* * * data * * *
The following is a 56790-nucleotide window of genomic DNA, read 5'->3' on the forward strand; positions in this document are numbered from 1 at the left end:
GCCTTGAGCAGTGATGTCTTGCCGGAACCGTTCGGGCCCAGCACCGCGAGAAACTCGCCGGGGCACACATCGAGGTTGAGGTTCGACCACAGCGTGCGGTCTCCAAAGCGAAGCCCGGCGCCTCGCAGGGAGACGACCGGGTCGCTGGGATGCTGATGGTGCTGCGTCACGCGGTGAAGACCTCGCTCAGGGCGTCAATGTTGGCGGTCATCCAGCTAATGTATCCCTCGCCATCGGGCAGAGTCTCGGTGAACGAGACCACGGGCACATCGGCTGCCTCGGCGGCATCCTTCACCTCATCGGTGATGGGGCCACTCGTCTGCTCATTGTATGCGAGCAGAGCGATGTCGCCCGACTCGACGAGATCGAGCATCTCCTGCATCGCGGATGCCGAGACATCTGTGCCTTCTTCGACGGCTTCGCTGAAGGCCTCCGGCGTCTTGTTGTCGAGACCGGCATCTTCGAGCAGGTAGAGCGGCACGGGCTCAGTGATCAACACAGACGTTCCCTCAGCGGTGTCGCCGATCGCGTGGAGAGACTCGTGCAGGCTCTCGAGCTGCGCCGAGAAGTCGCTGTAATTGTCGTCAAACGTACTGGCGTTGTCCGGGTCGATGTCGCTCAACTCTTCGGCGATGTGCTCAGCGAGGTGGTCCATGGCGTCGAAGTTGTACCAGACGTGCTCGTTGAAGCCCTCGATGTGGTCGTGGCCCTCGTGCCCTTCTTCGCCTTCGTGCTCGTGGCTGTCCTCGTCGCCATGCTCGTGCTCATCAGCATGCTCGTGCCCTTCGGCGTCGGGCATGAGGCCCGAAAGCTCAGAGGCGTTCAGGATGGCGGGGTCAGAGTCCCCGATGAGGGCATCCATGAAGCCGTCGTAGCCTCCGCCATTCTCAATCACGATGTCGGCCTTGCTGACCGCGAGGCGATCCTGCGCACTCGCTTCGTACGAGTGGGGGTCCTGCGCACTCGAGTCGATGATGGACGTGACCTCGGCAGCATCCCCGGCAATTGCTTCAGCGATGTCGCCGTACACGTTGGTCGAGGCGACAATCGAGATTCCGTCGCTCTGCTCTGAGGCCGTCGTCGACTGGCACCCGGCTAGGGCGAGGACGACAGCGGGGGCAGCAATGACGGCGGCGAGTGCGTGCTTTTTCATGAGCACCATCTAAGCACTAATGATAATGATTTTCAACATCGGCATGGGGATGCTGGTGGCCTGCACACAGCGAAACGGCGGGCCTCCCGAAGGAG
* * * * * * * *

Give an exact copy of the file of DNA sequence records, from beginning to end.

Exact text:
The following is a 56790-nucleotide window of genomic DNA, read 5'->3' on the forward strand; positions in this document are numbered from 1 at the left end:
GCCTTGAGCAGTGATGTCTTGCCGGAACCGTTCGGGCCCAGCACCGCGAGAAACTCGCCGGGGCACACATCGAGGTTGAGGTTCGACCACAGCGTGCGGTCTCCAAAGCGAAGCCCGGCGCCTCGCAGGGAGACGACCGGGTCGCTGGGATGCTGATGGTGCTGCGTCACGCGGTGAAGACCTCGCTCAGGGCGTCAATGTTGGCGGTCATCCAGCTAATGTATCCCTCGCCATCGGGCAGAGTCTCGGTGAACGAGACCACGGGCACATCGGCTGCCTCGGCGGCATCCTTCACCTCATCGGTGATGGGGCCACTCGTCTGCTCATTGTATGCGAGCAGAGCGATGTCGCCCGACTCGACGAGATCGAGCATCTCCTGCATCGCGGATGCCGAGACATCTGTGCCTTCTTCGACGGCTTCGCTGAAGGCCTCCGGCGTCTTGTTGTCGAGACCGGCATCTTCGAGCAGGTAGAGCGGCACGGGCTCAGTGATCAACACAGACGTTCCCTCAGCGGTGTCGCCGATCGCGTGGAGAGACTCGTGCAGGCTCTCGAGCTGCGCCGAGAAGTCGCTGTAATTGTCGTCAAACGTACTGGCGTTGTCCGGGTCGATGTCGCTCAACTCTTCGGCGATGTGCTCAGCGAGGTGGTCCATGGCGTCGAAGTTGTACCAGACGTGCTCGTTGAAGCCCTCGATGTGGTCGTGGCCCTCGTGCCCTTCTTCGCCTTCGTGCTCGTGGCTGTCCTCGTCGCCATGCTCGTGCTCATCAGCATGCTCGTGCCCTTCGGCGTCGGGCATGAGGCCCGAAAGCTCAGAGGCGTTCAGGATGGCGGGGTCAGAGTCCCCGATGAGGGCATCCATGAAGCCGTCGTAGCCTCCGCCATTCTCAATCACGATGTCGGCCTTGCTGACCGCGAGGCGATCCTGCGCACTCGCTTCGTACGAGTGGGGGTCCTGCGCACTCGAGTCGATGATGGACGTGACCTCGGCAGCATCCCCGGCAATTGCTTCAGCGATGTCGCCGTACACGTTGGTCGAGGCGACAATCGAGATTCCGTCGCTCTGCTCTGAGGCCGTCGTCGACTGGCACCCGGCTAGGGCGAGGACGACAGCGGGGGCAGCAATGACGGCGGCGAGTGCGTGCTTTTTCATGAGCACCATCTAAGCACTAATGATAATGATTTTCAACATCGGCATGGGGATGCTGGTGGCCTGCACACAGCGAAACGGCGGGCCTCCCGAAGGAG